By RACHEL KUBIK, Racine Journal Times
RACINE, Wis. (AP) — Elizabeth DeKraay Dunlap never wants to see an energy drink or energy bar again.
“They’re just disgusting,” she said.
Elizabeth, along with her two sisters, Carolyn DeKraay Dickens and Sarah DeKraay, had to drink an electrolyte powder drink and eat energy bars as a part of their big hike: climbing Mount Kilimanjaro, the dormant volcano in Tanzania. It’s the highest mountain in Africa, and the highest single free-standing mountain in the world at an elevation of about 19,340 feet above sea level.
The electrolyte mix was to make sure the three sisters and the rest of their group were full of nutrients and well-hydrated with 3-4 liters of water a day. “We threw them away when we got down the mountain,” Elizabeth said.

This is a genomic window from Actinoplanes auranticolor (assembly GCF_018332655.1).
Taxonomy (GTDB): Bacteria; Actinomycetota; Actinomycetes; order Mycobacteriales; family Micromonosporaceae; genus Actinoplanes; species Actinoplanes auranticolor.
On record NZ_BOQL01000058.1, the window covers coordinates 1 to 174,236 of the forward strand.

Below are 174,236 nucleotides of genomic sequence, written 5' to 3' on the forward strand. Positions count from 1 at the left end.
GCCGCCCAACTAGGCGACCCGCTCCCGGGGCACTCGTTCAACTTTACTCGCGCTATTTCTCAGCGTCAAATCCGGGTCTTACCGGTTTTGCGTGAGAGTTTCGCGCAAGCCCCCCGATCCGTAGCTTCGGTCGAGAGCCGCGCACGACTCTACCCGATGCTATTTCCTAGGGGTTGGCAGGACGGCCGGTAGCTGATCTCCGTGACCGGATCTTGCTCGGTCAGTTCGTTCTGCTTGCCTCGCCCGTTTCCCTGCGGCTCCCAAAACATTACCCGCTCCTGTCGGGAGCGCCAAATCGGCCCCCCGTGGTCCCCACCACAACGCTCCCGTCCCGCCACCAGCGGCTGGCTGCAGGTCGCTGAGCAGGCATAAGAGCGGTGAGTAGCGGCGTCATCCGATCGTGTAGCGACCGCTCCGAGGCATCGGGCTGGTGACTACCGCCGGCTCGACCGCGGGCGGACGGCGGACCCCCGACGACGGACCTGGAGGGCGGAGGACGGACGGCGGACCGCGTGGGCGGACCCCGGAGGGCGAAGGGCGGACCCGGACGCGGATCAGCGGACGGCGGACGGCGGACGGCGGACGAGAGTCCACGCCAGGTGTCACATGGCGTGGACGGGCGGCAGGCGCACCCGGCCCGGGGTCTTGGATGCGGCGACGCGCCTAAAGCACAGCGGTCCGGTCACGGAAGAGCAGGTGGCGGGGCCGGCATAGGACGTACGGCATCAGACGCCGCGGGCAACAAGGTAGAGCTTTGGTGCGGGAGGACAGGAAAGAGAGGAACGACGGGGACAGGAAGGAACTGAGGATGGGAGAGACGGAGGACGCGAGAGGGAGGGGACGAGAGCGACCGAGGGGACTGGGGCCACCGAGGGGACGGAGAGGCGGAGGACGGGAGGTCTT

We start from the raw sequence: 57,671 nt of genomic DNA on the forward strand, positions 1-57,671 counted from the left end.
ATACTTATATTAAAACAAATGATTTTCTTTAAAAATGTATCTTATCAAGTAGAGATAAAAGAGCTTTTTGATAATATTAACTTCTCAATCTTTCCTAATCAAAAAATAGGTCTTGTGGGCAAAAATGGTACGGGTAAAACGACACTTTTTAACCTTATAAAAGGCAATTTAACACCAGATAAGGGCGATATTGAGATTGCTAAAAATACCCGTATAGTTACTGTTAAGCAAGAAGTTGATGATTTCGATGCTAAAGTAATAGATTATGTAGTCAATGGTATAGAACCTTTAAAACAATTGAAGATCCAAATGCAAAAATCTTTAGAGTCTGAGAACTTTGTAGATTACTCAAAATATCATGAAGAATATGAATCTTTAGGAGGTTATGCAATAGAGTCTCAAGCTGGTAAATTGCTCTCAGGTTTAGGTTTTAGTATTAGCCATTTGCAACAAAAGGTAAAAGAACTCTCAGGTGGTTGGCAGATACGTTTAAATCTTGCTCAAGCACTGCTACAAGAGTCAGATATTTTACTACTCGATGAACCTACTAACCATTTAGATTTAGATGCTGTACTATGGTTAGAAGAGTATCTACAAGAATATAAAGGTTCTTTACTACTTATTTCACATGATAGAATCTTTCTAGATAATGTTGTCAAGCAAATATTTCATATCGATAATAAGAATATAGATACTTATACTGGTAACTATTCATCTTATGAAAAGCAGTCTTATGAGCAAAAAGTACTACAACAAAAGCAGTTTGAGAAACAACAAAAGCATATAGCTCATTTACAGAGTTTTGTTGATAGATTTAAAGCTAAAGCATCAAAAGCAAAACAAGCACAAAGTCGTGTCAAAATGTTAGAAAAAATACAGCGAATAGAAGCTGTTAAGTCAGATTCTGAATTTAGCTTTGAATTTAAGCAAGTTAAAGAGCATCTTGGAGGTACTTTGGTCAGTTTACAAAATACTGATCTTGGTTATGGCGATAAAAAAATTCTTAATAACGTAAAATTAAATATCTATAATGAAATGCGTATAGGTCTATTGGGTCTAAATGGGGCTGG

Additionally? “I think I’m done with hiking mountains for a while. I need something tropical.”
The three sisters, who lived in Racine, agreed last year hiking Mount Kilimanjaro would be a fabulous bucket list trip in conjunction with celebrating Elizabeth and Carolyn’s milestone 60th and 50th birthdays, respectively. They started coordinating schedules.
“Everything was going fine until the delta variant. We couldn’t put it off another year. If we didn’t do it now, it was now or never,” Elizabeth said.
Their fourth sister, Christina Zikeli, stayed in Racine with their parents, Nancy and Warren DeKraay. The three started hiking Aug. 13 and finished Aug. 20, the Racine Journal Times reported.
Carolyn DeKraay Dickens, a 1988 Case High School graduate, is now 51 and lives in downtown Chicago.
Sarah DeKraay, a 1983 Case High School graduate, is now 56 and lives in Madison.
The DeKraay sisters were the oldest hikers on the trip.